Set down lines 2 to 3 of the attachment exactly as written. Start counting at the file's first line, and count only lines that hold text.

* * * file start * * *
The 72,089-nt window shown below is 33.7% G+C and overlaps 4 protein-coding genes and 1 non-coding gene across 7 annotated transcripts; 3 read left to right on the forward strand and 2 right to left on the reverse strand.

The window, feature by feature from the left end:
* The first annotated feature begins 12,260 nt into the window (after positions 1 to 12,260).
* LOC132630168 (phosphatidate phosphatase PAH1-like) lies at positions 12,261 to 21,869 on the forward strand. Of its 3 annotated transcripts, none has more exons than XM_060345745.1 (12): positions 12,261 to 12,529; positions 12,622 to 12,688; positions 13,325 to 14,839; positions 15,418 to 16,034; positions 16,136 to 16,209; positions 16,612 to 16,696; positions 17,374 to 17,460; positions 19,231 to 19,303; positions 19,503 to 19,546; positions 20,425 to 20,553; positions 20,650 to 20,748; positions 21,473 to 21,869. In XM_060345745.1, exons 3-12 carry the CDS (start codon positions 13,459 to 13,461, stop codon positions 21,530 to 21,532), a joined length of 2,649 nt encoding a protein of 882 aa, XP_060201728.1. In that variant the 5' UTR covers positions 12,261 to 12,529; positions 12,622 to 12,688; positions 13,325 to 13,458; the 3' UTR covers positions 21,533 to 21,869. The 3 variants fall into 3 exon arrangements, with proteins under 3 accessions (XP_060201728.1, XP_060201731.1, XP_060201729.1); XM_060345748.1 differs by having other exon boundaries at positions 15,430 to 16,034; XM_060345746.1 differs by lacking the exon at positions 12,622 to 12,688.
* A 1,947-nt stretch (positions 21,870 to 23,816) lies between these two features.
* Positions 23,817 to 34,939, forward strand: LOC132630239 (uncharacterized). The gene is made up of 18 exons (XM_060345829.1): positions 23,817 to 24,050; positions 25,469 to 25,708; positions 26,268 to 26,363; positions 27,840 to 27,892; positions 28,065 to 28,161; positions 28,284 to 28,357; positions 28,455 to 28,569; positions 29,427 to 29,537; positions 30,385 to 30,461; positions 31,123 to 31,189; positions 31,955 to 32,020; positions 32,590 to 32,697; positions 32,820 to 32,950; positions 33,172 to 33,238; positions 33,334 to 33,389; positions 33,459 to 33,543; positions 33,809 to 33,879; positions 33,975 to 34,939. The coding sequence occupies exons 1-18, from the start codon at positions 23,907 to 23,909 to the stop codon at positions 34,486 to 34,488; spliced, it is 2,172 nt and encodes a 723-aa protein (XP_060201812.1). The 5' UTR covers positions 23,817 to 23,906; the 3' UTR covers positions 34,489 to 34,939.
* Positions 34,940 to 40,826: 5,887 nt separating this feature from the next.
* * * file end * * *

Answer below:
The window, feature by feature from the left end:
* The first annotated feature begins 12,260 nt into the window (after positions 1 to 12,260).